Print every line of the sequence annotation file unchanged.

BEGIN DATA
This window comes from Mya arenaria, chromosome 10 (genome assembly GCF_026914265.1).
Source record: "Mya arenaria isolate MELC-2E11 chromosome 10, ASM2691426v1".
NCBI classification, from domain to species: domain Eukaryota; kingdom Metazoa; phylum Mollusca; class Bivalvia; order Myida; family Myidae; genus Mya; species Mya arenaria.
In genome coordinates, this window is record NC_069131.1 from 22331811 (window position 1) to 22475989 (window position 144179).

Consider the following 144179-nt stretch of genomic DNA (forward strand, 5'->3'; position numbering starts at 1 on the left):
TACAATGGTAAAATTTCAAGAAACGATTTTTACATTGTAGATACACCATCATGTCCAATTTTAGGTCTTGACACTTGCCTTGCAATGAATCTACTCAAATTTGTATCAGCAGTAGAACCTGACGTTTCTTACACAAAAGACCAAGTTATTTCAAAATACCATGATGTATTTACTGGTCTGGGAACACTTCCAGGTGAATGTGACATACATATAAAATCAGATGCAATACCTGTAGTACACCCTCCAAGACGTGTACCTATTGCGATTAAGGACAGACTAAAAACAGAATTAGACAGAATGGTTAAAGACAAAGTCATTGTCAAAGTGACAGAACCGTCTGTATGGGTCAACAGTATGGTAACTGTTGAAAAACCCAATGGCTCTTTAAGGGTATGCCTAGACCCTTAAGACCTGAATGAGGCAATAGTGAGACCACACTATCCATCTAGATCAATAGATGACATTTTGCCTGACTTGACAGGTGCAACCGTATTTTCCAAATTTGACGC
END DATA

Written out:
This window comes from Mya arenaria, chromosome 10 (genome assembly GCF_026914265.1).
Source record: "Mya arenaria isolate MELC-2E11 chromosome 10, ASM2691426v1".
NCBI classification, from domain to species: domain Eukaryota; kingdom Metazoa; phylum Mollusca; class Bivalvia; order Myida; family Myidae; genus Mya; species Mya arenaria.
In genome coordinates, this window is record NC_069131.1 from 22331811 (window position 1) to 22475989 (window position 144179).

Consider the following 144179-nt stretch of genomic DNA (forward strand, 5'->3'; position numbering starts at 1 on the left):
TACAATGGTAAAATTTCAAGAAACGATTTTTACATTGTAGATACACCATCATGTCCAATTTTAGGTCTTGACACTTGCCTTGCAATGAATCTACTCAAATTTGTATCAGCAGTAGAACCTGACGTTTCTTACACAAAAGACCAAGTTATTTCAAAATACCATGATGTATTTACTGGTCTGGGAACACTTCCAGGTGAATGTGACATACATATAAAATCAGATGCAATACCTGTAGTACACCCTCCAAGACGTGTACCTATTGCGATTAAGGACAGACTAAAAACAGAATTAGACAGAATGGTTAAAGACAAAGTCATTGTCAAAGTGACAGAACCGTCTGTATGGGTCAACAGTATGGTAACTGTTGAAAAACCCAATGGCTCTTTAAGGGTATGCCTAGACCCTTAAGACCTGAATGAGGCAATAGTGAGACCACACTATCCATCTAGATCAATAGATGACATTTTGCCTGACTTGACAGGTGCAACCGTATTTTCCAAATTTGACGC